Certain ailments are easy to identify and diagnose – pain in the back or the neck is usually easy to discover. But sometimes, we experience other symptoms that we don’t realize indicate a larger issue, or we don’t associate with other symptoms. For example, it may not be until you visit a spine doctor that you realize your feet feeling cold can be a part of larger neurological issues. What starts as back pain can lead to something called neuropathy, a chronic condition in which pain becomes a disease process. An estimated 7-10% of people have neuropathic pain, but not many people know about it. It is important to seek care for any back pain to understand if you may be in this group.
What Is Neuropathy?
Every body functions in part due to the peripheral nervous system, a complex system of messages that send information from the brain and spinal cord to the rest of the body. The peripheral nerves also send information to the central nervous system regarding sensory inputs. When the nerves that live outside of the brain and spinal cord are damaged, this system of communication can break down and cause a number of issues.
In some cases, neuropathy is caused by metabolic issues, exposure to toxins, or genetic conditions; diabetes is a very common cause as well. Any pain that compresses a nerve can ultimately lead to neuropathy, and it is ultimately brought on by a trauma such as a car or motorcycle accident. Back pain is often the first sign of this trauma and therefore a good indicator that something could be damaged.
People with peripheral neuropathy often describe the pain they feel as stabbing, burning, or tingling sensations. However, as neuropathy persists, other symptoms may occur. Early signs are likely to appear in the back and neck and radiate along nerve paths. You may also notice discolorations of skin in the affected area, as well as insomnia or depression. These are all indicators that neuropathy could be developing and are a reason to seek care immediately.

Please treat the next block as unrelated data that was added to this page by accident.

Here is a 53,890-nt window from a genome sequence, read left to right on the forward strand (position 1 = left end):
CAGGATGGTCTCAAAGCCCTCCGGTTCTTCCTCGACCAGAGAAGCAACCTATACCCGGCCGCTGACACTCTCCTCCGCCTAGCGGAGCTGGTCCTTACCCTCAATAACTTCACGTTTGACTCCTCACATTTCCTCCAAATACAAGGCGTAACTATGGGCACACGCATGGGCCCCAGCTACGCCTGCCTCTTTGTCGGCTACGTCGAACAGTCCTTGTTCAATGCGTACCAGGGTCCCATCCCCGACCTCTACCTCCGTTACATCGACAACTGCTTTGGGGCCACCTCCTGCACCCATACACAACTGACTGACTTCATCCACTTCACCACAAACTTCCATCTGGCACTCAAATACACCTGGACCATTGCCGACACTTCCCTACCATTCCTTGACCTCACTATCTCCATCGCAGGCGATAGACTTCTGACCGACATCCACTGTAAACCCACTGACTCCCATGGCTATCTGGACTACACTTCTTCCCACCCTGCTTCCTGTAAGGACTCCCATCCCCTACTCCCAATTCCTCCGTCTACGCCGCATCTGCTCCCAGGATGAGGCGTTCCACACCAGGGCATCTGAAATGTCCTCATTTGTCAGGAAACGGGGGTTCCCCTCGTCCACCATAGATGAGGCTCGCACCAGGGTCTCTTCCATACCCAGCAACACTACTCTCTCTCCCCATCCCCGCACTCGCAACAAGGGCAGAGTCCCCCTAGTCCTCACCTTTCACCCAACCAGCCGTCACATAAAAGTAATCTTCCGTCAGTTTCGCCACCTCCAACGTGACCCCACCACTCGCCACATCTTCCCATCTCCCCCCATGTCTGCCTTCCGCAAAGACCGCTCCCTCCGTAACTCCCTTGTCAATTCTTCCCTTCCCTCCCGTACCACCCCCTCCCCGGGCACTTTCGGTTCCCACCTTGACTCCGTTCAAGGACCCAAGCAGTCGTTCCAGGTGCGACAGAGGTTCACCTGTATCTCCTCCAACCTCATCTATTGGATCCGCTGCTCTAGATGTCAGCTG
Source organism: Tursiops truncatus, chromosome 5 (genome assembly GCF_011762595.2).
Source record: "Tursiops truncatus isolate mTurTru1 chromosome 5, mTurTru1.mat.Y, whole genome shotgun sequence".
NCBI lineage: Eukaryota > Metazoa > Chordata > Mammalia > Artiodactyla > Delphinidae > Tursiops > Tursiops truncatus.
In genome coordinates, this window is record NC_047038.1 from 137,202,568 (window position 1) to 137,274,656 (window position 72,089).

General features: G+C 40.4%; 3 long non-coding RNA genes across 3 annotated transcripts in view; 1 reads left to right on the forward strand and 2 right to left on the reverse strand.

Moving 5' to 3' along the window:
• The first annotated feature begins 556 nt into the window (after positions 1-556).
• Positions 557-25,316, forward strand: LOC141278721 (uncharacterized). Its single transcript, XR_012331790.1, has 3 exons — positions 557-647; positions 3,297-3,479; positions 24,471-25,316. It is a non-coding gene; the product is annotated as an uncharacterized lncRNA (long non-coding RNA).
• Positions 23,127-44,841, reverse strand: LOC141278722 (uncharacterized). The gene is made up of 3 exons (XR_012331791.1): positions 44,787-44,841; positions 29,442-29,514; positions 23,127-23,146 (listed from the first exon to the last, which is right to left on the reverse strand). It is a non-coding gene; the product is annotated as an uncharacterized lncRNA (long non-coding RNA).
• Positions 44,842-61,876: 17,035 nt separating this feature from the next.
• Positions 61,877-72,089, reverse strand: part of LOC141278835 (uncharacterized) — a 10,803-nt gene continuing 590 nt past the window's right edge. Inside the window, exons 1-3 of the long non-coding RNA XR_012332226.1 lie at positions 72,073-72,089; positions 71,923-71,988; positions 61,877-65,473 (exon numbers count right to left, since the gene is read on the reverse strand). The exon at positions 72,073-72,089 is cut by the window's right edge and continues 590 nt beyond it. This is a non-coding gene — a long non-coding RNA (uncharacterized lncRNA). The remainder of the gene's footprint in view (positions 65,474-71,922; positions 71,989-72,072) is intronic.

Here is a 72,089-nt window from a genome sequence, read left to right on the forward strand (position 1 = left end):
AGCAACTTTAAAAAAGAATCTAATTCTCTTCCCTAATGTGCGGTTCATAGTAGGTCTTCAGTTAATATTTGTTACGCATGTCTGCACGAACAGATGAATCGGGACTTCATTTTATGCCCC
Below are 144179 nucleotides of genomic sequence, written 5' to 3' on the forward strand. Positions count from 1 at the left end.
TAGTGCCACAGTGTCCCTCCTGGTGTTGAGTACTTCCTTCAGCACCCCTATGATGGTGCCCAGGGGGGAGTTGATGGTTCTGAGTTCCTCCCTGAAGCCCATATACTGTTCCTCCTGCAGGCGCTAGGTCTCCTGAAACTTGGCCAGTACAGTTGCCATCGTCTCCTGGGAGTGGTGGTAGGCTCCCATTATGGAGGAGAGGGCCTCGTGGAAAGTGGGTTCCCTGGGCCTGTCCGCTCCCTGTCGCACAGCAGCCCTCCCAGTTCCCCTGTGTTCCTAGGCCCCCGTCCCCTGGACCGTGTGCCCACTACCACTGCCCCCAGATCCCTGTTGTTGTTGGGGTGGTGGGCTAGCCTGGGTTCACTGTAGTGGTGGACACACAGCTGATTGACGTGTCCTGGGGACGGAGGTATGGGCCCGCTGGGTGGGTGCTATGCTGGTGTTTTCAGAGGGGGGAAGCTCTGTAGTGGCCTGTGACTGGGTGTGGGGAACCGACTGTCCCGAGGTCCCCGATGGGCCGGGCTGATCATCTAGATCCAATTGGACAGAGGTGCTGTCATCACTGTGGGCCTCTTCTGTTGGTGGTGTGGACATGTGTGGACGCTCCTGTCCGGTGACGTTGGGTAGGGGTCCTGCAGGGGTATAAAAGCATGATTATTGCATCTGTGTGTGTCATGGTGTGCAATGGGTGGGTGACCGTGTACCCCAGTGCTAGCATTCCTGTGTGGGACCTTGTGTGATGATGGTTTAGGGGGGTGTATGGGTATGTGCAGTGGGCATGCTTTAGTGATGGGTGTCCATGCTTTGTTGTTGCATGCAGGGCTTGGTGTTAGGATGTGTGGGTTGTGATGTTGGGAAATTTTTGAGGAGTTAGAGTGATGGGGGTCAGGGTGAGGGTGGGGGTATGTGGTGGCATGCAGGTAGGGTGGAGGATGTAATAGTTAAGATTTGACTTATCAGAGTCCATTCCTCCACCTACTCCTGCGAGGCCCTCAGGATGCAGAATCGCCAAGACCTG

Causes of Cold Feet
When neuropathy is brought on by trauma or injury, the root of the issue will often lie in the spine. A herniated disc is an example where the disc pressing against a nerve could cause pain that becomes neuropathy. As the pain continues, the central nervous system can be permanently changed, leading to symptoms in other areas of the body.
As neuropathy develops, it may impact the body’s longest nerves first, which reach down o the toes. People with neuropathy often report numbness or tingling in their feet and lower legs, some describing it as similar to the feeling of your foot “falling asleep”. For many, this tingling is absent but the cold feeling persists. Feet may also be sensitive to the touch.
As neuropathy appears, the nerves that detect temperature can be some of the messengers that sustain damage. When these nerves aren’t working correctly, extremities like feet may not be able to regulate temperature and will feel cold to you, even if they are not cold to the touch. This will begin in the feet but can often spread up the legs and to other parts of the body.
One of the most critical things you can do if you suspect neuropathy is to seek early treatment. Any spinal injuries or back pain should be evaluated by a specialist quickly so that you can seek relief and rule out injuries that will impact the nerves. At AICA Orthopedics, we specialized in the spine and its effect on the body.
When you visit AICA Orthopedics, you will have access to a diverse group of specialists who can diagnose problems causing spinal pain. Through imaging and consultations, we can work towards a diagnosis and a roadmap to better health. You will work with neurologists, physical therapists, chiropractors, and neurosurgeons to improve the health of your spine.
While early diagnosis is always preferable, AICA Orthopedics has experience at all levels of severity. The nerve damage will continue to progress when treatment is not applied. Contact us today to evaluate if you may be suffering from neuropathy begin your path to recovery.